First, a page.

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St Mary, Haseley, Warwickshire

(52°18′34″N, 1°39′24″W)
SP 235 680
pre-1974 traditional (England and Wales) Warwickshire
now Warwickshire
medieval St Mary
now St Mary
  • Harry Sunley

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Feature Sets

This is a simple aisleless church with a tower, nave and chancel. The earliest part is S door and sections of nave wall. There is a modern porch with neo-Romanesque decoration.


The Domesday return of Warwickshire records that there was a priest at Haseley. The estate was then held by Humphrey of Hasculf Musard. This Humphrey was very likely the earliest member of the Hasteng family attested in the 12thc. and 13thc. His son, Humphrey II, together with his mother, Lecelina, granted the two churches of Haseley and Whitnash, also in Warwickshire, to the Augustinian canons of Nostell; his grant was confirmed in a charter of confirmation issued by King Henry II in the 1150s (Monasticon Anglicanum, vi. no. 223). A writ of Henry I, drafted in the 1120s, confirmed that Solomon, clerk, son of Humphrey I Hasteng, and the churches he holds of the canons of Nostell, should be exempt from all gelds, pleas, and customs (Early Yorkshire Charters, iii. no. 1438). This Solomon must be the son of the Domesday Humphrey and the brother of Humphrey II Hasteng and may have even been priest of the church of Haseley. The writ of Henry I would imply that the church of Haseley must have been granted to the canons no later than 1133. The canons of Nostell appear to have lost possession of the church at some point in the late 12thc. or early 13thc. The church had been acquired by the Augustinian priory of St Sepulchre in Warwick by 1291 at the latest.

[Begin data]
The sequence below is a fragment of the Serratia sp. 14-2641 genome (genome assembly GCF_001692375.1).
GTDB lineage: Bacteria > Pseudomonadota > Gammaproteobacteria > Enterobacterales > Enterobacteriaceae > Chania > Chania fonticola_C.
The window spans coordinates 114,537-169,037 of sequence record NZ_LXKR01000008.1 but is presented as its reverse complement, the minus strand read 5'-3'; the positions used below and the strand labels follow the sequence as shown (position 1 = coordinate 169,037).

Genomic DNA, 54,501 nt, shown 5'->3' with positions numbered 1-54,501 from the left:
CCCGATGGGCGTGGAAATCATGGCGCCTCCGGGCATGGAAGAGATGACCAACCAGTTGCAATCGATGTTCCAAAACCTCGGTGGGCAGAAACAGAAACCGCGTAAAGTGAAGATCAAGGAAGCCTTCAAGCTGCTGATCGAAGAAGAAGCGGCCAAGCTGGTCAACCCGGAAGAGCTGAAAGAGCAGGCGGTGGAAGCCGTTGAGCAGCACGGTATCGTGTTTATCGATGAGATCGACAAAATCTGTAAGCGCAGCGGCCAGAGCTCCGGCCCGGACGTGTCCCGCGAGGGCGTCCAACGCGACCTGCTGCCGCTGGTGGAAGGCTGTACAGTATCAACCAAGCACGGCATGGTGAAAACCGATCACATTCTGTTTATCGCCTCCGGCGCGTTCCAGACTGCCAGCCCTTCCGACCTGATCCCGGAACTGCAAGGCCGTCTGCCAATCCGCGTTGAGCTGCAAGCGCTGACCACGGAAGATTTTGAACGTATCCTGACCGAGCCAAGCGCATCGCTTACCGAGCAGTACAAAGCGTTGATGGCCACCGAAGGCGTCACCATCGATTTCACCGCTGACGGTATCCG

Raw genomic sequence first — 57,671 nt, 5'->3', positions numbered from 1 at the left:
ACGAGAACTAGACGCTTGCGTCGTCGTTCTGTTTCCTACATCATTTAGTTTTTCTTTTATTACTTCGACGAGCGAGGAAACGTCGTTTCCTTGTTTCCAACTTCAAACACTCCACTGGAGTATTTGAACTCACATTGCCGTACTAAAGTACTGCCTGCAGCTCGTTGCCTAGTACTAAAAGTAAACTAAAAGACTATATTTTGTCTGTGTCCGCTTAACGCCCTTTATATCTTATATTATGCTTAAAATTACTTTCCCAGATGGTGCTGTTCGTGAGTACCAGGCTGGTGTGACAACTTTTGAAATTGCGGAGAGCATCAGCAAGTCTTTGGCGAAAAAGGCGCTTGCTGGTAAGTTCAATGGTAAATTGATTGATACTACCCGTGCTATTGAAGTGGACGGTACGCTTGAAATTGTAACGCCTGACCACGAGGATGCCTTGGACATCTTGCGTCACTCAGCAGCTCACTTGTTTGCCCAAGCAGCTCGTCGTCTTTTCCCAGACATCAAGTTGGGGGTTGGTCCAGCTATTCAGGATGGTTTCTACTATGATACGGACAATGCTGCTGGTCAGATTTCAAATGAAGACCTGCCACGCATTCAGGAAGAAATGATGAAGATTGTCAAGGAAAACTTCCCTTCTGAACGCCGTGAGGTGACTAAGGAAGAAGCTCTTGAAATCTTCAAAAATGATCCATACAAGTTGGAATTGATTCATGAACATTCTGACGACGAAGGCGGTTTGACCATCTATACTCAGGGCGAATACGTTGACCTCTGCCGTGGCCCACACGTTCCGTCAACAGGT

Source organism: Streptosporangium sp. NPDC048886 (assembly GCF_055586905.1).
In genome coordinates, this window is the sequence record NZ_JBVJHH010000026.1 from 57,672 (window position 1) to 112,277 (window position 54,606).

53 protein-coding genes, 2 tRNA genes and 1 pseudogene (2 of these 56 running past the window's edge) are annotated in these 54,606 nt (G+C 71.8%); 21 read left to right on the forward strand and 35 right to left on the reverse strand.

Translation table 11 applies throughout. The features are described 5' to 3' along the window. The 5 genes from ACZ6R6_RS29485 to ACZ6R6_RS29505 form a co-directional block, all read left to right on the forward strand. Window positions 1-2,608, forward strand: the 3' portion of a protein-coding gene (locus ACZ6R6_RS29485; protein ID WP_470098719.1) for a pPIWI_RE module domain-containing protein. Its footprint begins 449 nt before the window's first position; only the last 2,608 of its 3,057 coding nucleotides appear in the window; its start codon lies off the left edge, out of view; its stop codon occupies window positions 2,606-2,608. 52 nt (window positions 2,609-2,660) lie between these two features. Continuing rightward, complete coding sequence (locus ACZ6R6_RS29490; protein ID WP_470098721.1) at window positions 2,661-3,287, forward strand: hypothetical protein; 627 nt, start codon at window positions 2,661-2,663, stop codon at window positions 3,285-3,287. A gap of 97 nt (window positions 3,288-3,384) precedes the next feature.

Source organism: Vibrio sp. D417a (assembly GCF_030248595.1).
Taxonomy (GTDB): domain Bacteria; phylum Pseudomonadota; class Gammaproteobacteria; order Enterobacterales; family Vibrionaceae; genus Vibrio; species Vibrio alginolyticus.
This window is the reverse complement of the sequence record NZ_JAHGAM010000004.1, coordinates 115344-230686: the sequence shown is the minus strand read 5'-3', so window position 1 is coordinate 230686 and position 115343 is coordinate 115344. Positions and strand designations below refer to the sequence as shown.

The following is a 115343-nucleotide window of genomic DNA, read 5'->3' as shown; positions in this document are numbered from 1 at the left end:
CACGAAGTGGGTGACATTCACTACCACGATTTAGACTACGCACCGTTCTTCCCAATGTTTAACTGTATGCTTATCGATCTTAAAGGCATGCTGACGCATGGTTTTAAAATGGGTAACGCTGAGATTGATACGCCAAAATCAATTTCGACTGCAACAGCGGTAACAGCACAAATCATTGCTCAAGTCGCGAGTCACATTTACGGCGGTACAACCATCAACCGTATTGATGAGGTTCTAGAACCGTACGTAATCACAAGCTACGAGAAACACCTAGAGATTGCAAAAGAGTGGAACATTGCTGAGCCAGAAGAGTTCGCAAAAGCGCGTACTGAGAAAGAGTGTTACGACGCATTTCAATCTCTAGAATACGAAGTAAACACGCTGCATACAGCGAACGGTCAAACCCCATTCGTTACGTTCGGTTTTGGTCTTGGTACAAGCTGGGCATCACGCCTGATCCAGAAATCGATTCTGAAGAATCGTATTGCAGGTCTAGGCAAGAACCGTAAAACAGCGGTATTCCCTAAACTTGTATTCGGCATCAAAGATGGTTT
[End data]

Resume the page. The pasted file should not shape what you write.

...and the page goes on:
Exterior Features



The doorway may have been re-set.


F. Arnold-Forster, Studies in Church Dedications or England’s Patron Saints, London 1899, III, 144.

R. Dodsworth & W. Dugdale, Monasticon Anglicanum, ed. J. Caley, H. Ellis and B. Bandinel, 6 vols in 8, London, 1817–30.

W. Farrer & C. T. Clay, Early Yorkshire Charters, 12 vols in 13 (vols. 1–3, Edinburgh, 1914–16; index vol., Wakefield, 1942; vols. 4–12, 1935–65).

C. Pickford and N. Pevsner, The Buildings of England: Warwickshire, New Haven and London, 2016, 355-56.

Victoria County History: Warwickshire, III, 1945, 104.